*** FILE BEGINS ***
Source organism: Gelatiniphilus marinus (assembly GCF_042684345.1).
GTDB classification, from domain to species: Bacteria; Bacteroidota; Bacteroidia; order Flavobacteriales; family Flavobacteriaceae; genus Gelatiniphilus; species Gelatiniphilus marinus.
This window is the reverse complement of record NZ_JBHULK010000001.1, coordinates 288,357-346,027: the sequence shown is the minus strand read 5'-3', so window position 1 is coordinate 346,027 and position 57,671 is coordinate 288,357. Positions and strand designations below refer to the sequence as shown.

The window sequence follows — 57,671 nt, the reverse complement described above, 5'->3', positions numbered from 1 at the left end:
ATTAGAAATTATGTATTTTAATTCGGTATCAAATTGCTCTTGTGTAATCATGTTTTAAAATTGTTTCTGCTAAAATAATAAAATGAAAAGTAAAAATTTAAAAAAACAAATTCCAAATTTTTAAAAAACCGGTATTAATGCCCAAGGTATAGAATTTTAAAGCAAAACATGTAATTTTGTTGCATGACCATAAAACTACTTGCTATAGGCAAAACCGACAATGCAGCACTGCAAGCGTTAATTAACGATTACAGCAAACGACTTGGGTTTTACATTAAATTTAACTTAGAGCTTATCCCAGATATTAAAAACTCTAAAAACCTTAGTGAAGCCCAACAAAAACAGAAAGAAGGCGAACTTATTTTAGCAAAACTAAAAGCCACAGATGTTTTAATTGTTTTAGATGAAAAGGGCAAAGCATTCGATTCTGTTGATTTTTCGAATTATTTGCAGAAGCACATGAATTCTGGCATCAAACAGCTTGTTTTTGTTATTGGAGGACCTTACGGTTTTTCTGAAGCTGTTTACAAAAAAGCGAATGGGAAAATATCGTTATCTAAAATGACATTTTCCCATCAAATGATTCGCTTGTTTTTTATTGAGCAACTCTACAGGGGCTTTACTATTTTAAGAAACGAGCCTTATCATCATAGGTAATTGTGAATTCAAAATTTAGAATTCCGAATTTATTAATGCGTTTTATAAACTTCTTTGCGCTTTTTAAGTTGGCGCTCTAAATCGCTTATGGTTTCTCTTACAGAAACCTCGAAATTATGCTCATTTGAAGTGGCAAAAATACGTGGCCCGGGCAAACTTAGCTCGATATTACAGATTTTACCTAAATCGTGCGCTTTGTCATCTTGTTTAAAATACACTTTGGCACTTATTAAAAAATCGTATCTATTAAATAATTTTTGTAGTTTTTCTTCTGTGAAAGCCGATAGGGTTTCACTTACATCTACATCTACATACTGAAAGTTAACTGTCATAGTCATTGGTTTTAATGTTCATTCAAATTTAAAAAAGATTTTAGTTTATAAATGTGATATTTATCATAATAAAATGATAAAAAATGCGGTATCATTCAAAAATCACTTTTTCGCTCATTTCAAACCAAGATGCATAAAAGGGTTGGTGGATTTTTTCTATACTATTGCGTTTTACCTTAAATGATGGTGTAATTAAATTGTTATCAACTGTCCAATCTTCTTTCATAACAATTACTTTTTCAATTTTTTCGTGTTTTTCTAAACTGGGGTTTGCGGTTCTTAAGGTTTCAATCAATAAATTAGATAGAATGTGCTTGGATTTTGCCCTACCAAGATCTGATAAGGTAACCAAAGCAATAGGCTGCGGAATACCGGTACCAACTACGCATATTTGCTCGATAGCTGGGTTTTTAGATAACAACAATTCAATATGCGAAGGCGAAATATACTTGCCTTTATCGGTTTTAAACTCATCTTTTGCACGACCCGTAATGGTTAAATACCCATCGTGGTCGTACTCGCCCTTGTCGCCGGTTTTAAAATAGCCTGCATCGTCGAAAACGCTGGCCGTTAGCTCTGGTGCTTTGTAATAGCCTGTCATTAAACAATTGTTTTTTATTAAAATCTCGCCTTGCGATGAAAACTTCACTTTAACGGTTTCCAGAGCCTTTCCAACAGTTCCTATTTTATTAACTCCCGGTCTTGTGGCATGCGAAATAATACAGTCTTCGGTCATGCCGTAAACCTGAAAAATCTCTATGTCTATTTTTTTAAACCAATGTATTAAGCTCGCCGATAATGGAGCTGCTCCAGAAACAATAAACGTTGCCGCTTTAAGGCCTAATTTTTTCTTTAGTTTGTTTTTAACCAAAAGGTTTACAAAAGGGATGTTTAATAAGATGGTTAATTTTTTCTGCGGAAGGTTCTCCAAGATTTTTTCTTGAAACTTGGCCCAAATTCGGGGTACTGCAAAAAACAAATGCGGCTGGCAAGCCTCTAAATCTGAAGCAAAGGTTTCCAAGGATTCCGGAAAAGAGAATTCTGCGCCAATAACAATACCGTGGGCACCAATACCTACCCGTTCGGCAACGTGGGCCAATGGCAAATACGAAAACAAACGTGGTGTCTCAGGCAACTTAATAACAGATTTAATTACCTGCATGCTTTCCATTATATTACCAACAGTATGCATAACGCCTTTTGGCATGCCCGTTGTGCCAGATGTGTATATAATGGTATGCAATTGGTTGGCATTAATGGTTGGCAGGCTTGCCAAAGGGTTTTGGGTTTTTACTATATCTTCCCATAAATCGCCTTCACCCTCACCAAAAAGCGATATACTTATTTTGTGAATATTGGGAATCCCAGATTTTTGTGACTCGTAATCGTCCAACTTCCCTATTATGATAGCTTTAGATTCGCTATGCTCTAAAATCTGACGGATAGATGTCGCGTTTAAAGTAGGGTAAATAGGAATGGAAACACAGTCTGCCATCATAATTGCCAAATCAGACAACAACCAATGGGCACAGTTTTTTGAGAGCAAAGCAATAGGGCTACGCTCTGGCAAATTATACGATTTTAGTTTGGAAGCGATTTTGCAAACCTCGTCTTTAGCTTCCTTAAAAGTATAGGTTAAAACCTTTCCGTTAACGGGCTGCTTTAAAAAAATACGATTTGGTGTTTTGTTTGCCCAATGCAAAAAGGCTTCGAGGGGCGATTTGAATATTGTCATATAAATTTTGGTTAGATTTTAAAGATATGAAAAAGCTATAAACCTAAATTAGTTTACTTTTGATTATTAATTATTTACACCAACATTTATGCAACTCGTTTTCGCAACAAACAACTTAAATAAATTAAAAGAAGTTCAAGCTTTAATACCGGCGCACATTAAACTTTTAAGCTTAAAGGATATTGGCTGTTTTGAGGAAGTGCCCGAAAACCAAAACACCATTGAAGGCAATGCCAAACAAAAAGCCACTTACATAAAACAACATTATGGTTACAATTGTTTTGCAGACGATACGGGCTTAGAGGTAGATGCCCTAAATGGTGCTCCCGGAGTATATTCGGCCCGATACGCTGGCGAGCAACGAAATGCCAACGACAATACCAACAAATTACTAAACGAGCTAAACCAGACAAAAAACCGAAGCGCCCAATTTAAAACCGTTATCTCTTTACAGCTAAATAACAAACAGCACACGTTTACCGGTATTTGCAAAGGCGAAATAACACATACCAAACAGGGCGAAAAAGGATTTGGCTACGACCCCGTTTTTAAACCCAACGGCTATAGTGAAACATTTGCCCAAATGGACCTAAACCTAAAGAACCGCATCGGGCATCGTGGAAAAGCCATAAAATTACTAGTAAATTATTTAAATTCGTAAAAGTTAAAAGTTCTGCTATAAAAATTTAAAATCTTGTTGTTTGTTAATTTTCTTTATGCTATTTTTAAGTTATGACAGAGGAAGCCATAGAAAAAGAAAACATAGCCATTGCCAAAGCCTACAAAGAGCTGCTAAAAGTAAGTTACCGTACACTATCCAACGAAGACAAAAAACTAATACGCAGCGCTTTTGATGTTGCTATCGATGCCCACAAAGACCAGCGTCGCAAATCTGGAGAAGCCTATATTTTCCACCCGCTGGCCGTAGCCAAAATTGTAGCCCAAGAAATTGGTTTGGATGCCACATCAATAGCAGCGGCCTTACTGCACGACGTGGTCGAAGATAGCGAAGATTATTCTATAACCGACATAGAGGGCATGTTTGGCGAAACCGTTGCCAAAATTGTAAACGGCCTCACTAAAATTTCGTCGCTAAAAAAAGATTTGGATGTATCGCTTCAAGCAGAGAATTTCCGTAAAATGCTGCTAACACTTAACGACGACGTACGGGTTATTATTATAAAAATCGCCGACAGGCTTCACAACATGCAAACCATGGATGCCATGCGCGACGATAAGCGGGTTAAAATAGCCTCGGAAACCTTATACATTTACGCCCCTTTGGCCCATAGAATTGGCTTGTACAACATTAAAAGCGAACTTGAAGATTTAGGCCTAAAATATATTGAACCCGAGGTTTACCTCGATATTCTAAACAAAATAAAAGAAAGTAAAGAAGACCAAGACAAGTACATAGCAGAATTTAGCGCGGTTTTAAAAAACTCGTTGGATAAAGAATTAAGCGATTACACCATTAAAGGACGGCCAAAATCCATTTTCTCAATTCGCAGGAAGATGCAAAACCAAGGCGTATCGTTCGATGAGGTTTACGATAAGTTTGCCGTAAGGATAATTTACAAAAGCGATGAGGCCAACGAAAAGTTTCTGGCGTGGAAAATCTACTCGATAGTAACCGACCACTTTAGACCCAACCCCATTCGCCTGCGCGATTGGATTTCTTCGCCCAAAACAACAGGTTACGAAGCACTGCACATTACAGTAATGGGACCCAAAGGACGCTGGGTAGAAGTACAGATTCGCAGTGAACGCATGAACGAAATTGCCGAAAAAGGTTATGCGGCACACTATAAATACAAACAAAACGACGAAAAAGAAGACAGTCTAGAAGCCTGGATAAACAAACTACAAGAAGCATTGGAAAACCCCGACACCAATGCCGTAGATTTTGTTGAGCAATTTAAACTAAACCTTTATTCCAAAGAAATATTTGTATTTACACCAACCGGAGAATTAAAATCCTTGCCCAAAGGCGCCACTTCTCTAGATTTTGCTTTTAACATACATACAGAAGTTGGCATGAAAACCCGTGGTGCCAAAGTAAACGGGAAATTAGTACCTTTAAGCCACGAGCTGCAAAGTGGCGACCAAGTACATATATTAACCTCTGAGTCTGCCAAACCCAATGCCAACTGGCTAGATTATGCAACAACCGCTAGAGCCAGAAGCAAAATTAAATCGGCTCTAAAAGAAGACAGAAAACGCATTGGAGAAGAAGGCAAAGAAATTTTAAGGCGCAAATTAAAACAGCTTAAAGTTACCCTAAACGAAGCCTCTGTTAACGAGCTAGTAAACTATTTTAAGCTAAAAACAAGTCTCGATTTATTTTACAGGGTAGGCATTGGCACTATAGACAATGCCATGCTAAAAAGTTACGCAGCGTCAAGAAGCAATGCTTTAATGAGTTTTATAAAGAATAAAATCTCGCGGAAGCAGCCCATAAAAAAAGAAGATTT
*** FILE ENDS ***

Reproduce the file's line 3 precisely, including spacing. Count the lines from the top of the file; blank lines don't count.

This window is the reverse complement of record NZ_JBHULK010000001.1, coordinates 288,357-346,027: the sequence shown is the minus strand read 5'-3', so window position 1 is coordinate 346,027 and position 57,671 is coordinate 288,357. Positions and strand designations below refer to the sequence as shown.